Britain needs more bricks to fix the housing market

Britain needs more bricks to fix the housing market

The Bricks Report conducted by the National Association of Estate Agents (NAEA), in conjunction with the Centre for Economics and Business Research (Cebr), has revealed that the UK needs 1.4 billion bricks to fix the housing market, an amount equal to the number that would be needed for all the homes in Leicestershire.

A lack of bricks has played a key part in rising house prices over the last ten years, the report finds, with demand for homes continue to massively outstrip the available supply. 

Even if the will is there from contractors to construct new homes at a rapid rate, the UK's construction sector would still rely on 1.4 billion bricks to help resolve the country's housing shortage.

The housing shortage is believed to be around 264,000 units, based on demand and population. Building these homes – with an average UK property consisting of 5,180 bricks – would require the above deficit being closed. 

In theory, the bricks deficit the UK currently has could build some of the country's top attractions several times over, enough for 740 Big Bens, 40 Tower Bridges, 3,090 Manchester Town Halls and 4,540 Warwick Castles.

In all the talk of Brexit and the possible fallout from Britain's vote to leave the EU, one thing that definitely hasn't been spoken about is bricks. 

But June's historic vote could significantly worsen the supply of bricks in the UK, with 85% of all imported clay and cement (primary brick components) arriving from the EU in 2015. 

So, depending on the trade deal Britain strikes with the EU – which is likely to be unclear for a few years yet – the country's brick supply could be even lower thanks to Brexit. 

The shortage of bricks has been a long-term issue, though. Brick stocks steadily decreased between 2008 and 2013, with only a partial recovery in 2014 and 2015. 

Some two-thirds of small and medium-sized construction firms had to face a two-month wait for new bricks last year. Meanwhile, nearly a quarter were waiting for up to four months and 16% had to wait for six to eight months.

There are reasons behind this, not least the slowdown in house-building since the recession took hold in 2008. 

The Coalition government and the current Conservative administration have presided over the lowest level of house-building since the 1930s, although efforts are now being put in place to rectify this. 

The government has promised 1 million new homes by 2020, but whether or not this will happen is still very much for debate.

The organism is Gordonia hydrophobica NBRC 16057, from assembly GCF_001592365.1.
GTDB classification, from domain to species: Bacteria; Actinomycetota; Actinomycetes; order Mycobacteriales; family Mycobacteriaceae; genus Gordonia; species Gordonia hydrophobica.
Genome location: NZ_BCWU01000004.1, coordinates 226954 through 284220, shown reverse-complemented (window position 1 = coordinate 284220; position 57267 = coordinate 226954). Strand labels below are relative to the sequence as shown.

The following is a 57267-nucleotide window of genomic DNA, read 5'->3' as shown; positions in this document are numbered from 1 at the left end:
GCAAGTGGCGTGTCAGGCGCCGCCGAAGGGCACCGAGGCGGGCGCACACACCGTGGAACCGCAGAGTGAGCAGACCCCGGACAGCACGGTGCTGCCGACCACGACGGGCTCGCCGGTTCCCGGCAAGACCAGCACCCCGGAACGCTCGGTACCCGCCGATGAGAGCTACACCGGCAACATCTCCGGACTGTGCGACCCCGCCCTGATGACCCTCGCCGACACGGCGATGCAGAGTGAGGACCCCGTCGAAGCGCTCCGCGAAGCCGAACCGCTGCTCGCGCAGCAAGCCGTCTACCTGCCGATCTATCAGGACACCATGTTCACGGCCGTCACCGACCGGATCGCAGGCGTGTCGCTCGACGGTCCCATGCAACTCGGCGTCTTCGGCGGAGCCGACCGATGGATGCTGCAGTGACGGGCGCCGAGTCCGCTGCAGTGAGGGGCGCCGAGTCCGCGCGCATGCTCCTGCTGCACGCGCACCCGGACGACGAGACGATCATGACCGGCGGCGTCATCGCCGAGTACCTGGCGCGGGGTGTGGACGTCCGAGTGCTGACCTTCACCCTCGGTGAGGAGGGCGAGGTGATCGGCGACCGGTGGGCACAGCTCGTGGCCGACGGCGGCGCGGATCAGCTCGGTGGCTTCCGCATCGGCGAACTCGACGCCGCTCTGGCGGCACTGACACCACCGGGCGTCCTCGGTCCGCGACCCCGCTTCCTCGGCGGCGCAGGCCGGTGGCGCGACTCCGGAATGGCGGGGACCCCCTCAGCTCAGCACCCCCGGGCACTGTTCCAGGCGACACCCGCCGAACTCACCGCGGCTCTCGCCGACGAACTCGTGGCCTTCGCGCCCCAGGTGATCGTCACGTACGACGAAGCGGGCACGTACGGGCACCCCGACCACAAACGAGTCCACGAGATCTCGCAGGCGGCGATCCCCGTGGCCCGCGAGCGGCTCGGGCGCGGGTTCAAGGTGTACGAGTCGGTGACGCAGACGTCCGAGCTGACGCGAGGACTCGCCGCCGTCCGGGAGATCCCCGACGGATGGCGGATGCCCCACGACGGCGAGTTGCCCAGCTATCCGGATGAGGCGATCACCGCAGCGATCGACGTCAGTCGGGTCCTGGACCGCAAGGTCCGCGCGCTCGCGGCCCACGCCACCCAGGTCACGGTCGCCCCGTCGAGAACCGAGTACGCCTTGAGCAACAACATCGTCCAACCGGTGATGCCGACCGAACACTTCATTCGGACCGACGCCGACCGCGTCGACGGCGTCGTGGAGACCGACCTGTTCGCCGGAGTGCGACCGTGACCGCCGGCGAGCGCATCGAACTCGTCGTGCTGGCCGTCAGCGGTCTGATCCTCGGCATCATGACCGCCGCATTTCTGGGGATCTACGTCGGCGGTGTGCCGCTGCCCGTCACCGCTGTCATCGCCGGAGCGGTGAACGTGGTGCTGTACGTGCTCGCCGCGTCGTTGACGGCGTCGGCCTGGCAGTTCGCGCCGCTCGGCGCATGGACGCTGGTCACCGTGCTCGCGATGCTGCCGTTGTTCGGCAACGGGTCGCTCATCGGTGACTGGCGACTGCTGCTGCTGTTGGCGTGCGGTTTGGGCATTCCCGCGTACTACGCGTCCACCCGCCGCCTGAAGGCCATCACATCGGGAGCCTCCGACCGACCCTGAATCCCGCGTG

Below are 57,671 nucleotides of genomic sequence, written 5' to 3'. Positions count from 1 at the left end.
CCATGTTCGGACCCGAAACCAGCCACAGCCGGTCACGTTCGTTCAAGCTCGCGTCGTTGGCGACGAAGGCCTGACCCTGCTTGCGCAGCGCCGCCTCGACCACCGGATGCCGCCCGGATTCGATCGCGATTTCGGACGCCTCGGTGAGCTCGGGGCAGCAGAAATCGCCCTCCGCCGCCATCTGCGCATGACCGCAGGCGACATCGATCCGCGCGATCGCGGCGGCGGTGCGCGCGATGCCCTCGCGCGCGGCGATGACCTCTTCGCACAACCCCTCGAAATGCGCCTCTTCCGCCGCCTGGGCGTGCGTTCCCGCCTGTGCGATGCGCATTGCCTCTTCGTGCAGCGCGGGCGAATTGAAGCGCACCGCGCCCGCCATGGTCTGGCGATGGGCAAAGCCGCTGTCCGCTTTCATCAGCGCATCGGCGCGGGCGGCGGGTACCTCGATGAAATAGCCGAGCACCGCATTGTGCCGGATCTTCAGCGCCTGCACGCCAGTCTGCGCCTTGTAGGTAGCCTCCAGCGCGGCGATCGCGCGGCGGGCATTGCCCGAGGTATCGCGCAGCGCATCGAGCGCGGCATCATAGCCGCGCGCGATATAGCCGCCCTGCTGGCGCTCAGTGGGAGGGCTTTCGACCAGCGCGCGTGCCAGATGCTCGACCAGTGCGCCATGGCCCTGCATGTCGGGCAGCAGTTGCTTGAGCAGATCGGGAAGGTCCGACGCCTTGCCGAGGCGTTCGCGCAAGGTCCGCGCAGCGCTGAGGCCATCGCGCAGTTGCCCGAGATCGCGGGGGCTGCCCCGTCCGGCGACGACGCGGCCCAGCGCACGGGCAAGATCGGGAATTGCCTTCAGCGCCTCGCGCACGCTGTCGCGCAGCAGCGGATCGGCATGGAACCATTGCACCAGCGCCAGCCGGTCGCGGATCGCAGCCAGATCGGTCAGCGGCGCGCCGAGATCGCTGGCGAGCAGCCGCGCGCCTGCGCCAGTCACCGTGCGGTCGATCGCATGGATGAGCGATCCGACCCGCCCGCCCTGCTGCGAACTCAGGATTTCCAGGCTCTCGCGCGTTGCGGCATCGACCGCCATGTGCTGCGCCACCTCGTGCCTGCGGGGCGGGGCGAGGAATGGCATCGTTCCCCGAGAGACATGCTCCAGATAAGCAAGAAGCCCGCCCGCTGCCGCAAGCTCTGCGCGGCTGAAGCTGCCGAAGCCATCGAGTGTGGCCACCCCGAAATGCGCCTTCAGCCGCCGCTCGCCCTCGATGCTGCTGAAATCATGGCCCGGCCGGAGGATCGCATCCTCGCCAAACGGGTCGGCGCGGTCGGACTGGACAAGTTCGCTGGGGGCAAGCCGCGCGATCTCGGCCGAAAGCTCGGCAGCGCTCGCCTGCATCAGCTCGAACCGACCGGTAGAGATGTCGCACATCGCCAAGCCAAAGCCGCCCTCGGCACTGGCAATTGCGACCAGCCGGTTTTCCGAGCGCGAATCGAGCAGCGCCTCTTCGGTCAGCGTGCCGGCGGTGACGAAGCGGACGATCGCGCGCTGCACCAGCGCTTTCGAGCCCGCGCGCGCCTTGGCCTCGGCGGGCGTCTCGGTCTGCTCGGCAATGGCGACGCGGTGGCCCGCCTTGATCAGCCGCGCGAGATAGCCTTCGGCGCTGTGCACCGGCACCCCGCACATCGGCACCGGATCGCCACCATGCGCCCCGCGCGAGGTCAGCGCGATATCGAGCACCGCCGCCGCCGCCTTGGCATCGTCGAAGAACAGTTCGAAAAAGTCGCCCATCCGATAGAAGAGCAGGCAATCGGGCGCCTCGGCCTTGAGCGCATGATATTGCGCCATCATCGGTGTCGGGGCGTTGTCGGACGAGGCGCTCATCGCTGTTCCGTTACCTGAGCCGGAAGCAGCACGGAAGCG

The shortage of bricks also comes at a time when houses are smaller than ever – the size of the average UK home has reduced by about 46% in the last 100 years. 

In just the last decade, the size of the average UK home has shrunk by 9%. This can partly be explained by the reduction in size of families, which are generally smaller in the modern world and means that people therefore require less space.

 But financial pressures also have a part to play, according to the NAEA findings. With house prices rising so high in recent years – up by 45% in the last decade – those buying property are now resigned to settling for smaller abodes. 

Even with the smaller size of homes, there still aren't enough bricks to plug the gap. It might sound like a very silly and basic thing – how can there not be enough bricks to build houses? Can't we just get more bricks? - but a shortage has a very real effect and holds up the housebuilding process from start to finish. 

With the uncertainty being caused by Brexit, there are also concerns about where exactly the country is going to get their bricks from.   

Brexit could have another effect too, this time when it comes to skilled labourers. A skills shortage would threaten the number of new homes that could be built. 

Construction-based jobs are decreasing in popularity among domestic workers, with this skills gap often filled by workers from abroad, in particular the EU. It is still unclear what barriers will be placed on free movement of people from the EU, but tougher restrictions on foreign workers would definitely have an impact on the UK's ability to build the required amount of homes. 

Young people are not currently stepping in to fill the void, which has led to calls from trade bodies for government incentives to make construction apprenticeships more appealing. 

Until the shortage in bricks and skilled workers is rectified, any movement forward on building the number of new homes the country needs to resolve its housing crisis is likely to be severely compromised.